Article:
What we’ve been doing this sprint:
Again we have had some great discussions with suppliers to understand how their products might support our development and to identify potential barriers. A big thank you to everyone that has taken the time out to engage with us in such open discussion. In this sprint we have spoken with:
- Total Mobile
- Active Housing
- Smith and Byford (repairs contractor)
- OCO (repairs contractor)
Using the data in the surveys that have been completed and using the 4 partner authorities we have confirmed there is a wide variance in their use:
- Of the four partner councils only two of us are using nat fed SoRs for categorising repairs. Looking at our top 50 used codes we only had 12 overlapping codes.
Out of the 12 councils that responded to our survey:
- 4 use NHF SoR codes (but they could vary which they use)
- 6 use a mixture of NHF SoR codes and their own codes
- 2 do not use NHF SoR codes at all
Questioning the purpose of SoR codes they are important for the council (e.g finances), but less so for residents (reporting repairs). So is there a better way to diagnose repairs that makes reporting easier?
Knowing councils have very different implementations for SoRs (or equivalent), we will offer a level of customisation in any product that we prototype, however a level of compliance will be required. Allowing too much flexibility could allow a diluted version of the CSP, moving away from the importance of delivering to customers needs.
We have had some long discussions on the importance of being able to report communal and lease holder repairs in the product. We concluded that an MVP that only allows the reporting of selected “simple” repairs could undermine the value of the service. Even if we at least match the existing back-end service for more complicated cases, such as communal repairs and leaseholders, allowing the reporting of such repairs would build resident confidence in the tool.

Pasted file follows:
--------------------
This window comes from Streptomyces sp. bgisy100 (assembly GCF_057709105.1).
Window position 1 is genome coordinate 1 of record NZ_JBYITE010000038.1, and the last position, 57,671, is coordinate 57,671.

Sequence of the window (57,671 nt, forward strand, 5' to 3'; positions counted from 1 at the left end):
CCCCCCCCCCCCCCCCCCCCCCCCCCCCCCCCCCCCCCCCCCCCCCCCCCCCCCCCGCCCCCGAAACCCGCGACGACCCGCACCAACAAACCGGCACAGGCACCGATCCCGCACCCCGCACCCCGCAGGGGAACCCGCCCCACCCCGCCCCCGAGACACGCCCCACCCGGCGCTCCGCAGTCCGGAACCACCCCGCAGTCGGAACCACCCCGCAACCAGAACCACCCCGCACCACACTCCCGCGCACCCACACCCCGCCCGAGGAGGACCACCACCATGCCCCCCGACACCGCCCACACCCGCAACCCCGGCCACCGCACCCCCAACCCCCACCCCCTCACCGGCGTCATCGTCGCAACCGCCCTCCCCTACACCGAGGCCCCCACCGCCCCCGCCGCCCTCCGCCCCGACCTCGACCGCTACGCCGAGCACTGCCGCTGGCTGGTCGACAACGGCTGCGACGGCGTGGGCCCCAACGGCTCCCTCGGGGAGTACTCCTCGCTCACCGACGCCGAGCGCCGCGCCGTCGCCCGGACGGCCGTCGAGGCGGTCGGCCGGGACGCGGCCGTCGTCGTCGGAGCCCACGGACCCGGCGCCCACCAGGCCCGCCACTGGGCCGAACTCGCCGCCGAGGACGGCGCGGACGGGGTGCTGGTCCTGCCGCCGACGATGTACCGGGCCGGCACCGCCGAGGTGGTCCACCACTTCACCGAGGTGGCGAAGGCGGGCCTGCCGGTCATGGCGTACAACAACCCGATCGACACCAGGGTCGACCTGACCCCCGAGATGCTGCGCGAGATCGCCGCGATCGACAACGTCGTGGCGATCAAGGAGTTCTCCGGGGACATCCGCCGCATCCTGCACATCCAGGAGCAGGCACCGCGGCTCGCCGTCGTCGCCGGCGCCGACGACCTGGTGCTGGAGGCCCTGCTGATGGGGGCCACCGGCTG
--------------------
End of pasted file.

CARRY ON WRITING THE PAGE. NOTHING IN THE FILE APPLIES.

We did reach out to some of the suppliers we have engaged with to see if a sandbox environment could be created for us to test integration. Unfortunately due to the tight timescales of our project this isn’t something that can be achieved.
Some of the other things we’re thinking about… 🤔
- How can we ensure consistency in the way repairs are logged, regardless of whether it’s online or over the phone?
- Who else could use the ‘Report a repair’ service?
- Customer service agents
- Tenancy officers
- How do ‘self help’ tutorials play a part? style guidance for simple repairs? E.g. how to fix a broken toilet seat.
- How could the pattern support further innovation in the repairs world?
- Video appointments with operatives
- Internet of things devices for e.g leak detection